By Jim Butler
Published: Sunday, October 9, 2005
When Katrina evacuees needed to be transported from a San Antonio air force base to area shelters,
Texas Gov. Rick Perry put in a call to his alma mater.
Within hours, a convoy of 10 Texas A&M University buses was on its way.
A single call by a transit system supervisor secured three of the drivers: the Conn sisters, Sherry, 25; Lisa, 24; and Julie, 21.
"The supervisor said, "Be at your bus in 15 minutes, and we were," Sherry Conn said.
The buses left at midnight and returned 48 hours later.
Eagle Photo/Butch Ireland
Lisa, left, Sherry and Julie carry their passengers around town with gusto and authority.
"At first we were told to wear gloves and a mask," Sherry Conn said.
"But the masks scared the refugees. They kept asking, 'Why are you wearing a mask?' So we took those off."
"One guy kept everyone on the bus laughing," Julie Conn said. "A woman asked him
why he was so happy, and he said, 'I just spent five days on a roof. ...'"
The drivers catnapped on the floor of the bus while waiting for the next planeload
of evacuees to arrive at Kelly Air Force Base.
"I'll never forget that trip," Julie Conn said. "The best part was when a little
boy hugged my leg and said, 'Thank you.'"
Days later as Hurricane Rita approached Texas, the drivers were on standby.
"We were at the top of the list for Rita," Sherry Conn said.
"They love us because they can get three drivers with just one call," Lisa Conn
And not just three drivers, but three drivers who LOVE their job.
"This is the most awesome student job you could have," said Julie Conn, who is in
the nursing program at Blinn College.
"You get to be inside and outside at the same time," said Lisa Conn, an animal science
major at A&M whose nickname is "The Bush Babe" because her favorite route goes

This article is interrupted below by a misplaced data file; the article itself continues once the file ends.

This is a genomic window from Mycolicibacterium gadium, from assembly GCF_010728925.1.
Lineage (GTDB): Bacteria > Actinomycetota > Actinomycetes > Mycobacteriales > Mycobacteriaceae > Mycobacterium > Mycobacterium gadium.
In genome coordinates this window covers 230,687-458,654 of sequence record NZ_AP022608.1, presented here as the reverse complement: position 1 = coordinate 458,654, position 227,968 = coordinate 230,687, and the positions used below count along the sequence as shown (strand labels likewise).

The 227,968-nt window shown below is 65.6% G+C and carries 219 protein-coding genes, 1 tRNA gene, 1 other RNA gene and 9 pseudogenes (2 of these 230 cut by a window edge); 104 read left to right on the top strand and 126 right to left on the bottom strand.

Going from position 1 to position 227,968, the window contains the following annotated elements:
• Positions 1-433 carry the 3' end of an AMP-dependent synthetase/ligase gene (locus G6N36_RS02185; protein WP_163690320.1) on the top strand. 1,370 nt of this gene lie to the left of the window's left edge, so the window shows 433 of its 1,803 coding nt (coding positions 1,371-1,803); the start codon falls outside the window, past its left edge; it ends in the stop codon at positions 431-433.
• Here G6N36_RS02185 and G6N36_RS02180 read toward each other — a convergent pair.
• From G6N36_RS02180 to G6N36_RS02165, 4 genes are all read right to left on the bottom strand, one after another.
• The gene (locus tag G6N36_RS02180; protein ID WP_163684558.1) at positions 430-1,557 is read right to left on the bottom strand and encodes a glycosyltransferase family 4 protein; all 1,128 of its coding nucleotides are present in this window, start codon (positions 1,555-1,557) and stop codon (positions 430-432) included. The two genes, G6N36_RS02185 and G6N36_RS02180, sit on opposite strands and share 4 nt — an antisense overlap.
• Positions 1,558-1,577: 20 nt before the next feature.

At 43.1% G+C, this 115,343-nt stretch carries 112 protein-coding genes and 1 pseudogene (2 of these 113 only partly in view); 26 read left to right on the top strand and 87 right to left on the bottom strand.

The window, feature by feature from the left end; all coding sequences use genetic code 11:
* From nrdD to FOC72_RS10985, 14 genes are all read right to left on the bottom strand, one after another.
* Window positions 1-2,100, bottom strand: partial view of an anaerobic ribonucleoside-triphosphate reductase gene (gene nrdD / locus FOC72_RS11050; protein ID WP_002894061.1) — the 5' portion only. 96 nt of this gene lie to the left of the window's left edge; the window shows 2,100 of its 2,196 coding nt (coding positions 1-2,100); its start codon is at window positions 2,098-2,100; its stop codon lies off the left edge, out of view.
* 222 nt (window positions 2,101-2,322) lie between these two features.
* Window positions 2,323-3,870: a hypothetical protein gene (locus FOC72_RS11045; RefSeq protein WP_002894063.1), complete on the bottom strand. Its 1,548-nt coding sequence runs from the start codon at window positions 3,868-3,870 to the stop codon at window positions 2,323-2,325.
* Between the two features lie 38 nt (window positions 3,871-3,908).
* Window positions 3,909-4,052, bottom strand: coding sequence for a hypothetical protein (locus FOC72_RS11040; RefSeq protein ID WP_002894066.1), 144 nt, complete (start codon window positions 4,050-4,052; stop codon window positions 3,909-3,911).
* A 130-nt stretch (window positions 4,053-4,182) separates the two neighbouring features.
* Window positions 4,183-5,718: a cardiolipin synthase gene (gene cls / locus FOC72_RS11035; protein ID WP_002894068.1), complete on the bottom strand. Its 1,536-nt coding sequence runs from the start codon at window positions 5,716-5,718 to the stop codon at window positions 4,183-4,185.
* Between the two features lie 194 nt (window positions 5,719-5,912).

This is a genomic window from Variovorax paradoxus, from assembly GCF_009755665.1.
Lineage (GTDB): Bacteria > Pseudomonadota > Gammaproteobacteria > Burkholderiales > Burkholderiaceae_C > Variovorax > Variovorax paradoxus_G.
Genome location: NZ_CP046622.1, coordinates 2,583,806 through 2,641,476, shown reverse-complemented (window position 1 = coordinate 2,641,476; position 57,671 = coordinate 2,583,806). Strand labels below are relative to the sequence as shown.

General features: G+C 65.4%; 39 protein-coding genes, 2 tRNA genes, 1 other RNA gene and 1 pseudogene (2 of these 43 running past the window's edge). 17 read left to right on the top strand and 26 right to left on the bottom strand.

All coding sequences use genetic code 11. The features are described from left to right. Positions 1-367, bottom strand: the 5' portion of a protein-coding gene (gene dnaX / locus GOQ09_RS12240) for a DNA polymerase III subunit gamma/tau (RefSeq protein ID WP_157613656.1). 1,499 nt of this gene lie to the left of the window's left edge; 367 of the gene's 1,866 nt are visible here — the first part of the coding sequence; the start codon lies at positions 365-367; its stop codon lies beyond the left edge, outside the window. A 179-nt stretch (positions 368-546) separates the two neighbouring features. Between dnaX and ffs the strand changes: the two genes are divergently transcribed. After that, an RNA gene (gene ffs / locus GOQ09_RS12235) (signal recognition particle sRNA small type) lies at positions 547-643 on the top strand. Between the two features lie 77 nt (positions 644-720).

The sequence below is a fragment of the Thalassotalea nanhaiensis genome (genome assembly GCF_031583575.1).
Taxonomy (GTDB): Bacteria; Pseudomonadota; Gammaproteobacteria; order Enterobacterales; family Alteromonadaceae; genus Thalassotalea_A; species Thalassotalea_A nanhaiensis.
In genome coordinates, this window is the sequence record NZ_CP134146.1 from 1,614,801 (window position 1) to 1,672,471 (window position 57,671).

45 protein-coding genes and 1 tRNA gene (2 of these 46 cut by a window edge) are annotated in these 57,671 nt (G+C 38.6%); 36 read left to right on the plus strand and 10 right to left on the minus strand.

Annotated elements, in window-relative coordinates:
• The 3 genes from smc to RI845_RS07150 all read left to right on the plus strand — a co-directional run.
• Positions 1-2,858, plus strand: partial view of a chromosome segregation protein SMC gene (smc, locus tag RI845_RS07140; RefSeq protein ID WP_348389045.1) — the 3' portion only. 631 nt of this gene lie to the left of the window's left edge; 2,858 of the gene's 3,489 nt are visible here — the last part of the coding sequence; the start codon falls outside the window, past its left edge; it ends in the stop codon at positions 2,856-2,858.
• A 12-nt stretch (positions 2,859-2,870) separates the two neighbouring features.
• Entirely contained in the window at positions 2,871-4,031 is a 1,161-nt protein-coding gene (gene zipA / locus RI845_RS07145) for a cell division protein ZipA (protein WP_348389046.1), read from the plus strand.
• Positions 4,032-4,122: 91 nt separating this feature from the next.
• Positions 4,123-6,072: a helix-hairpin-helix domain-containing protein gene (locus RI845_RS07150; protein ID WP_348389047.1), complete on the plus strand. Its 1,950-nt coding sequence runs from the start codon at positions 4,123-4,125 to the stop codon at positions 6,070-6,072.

to the George Bush Presidential Museum and Library. "She's also known as 'The Evil
Conn,'" said Sherry Conn, declining to explain further.
"You meet so many people, especially the other drivers," said Sherry Conn, who is
majoring in agricultural science at A&M. "The drivers are like one big family."
The Conns grew up in Hemphill, "smack-dab in the middle of nowhere, way behind the
East Texas Pine Curtain," Sherry Conn said. "We grew up running wild in the woods
and fields, raising all sorts of critters and having the greatest times."
The Conns were home-schooled and learned everything from carpentry and car repair
to cooking and sewing.
"One of our uncles actually taught us to plow with a mule and to shoe horses," Sherry
Conn said. "My dad [Jesse] learned to cook so he could teach us. It was pretty much
understood around those parts that if the Conn girls couldn't do something, then
no one could. Even though we were home-schooled, we had lots of friends. Socialization
was never a problem. According to mom, we had way too much."
Lisa Conn's dream was to attend A&M, so the others tagged along.
"It didn't seem right for Lisa to come alone, so Julie and I came, too. It was more
cost-effective for Julie to go to Blinn because A&M didn't have a nursing program,"
Sherry Conn said. "We had a roommate our first semester here, poor thing, that didn't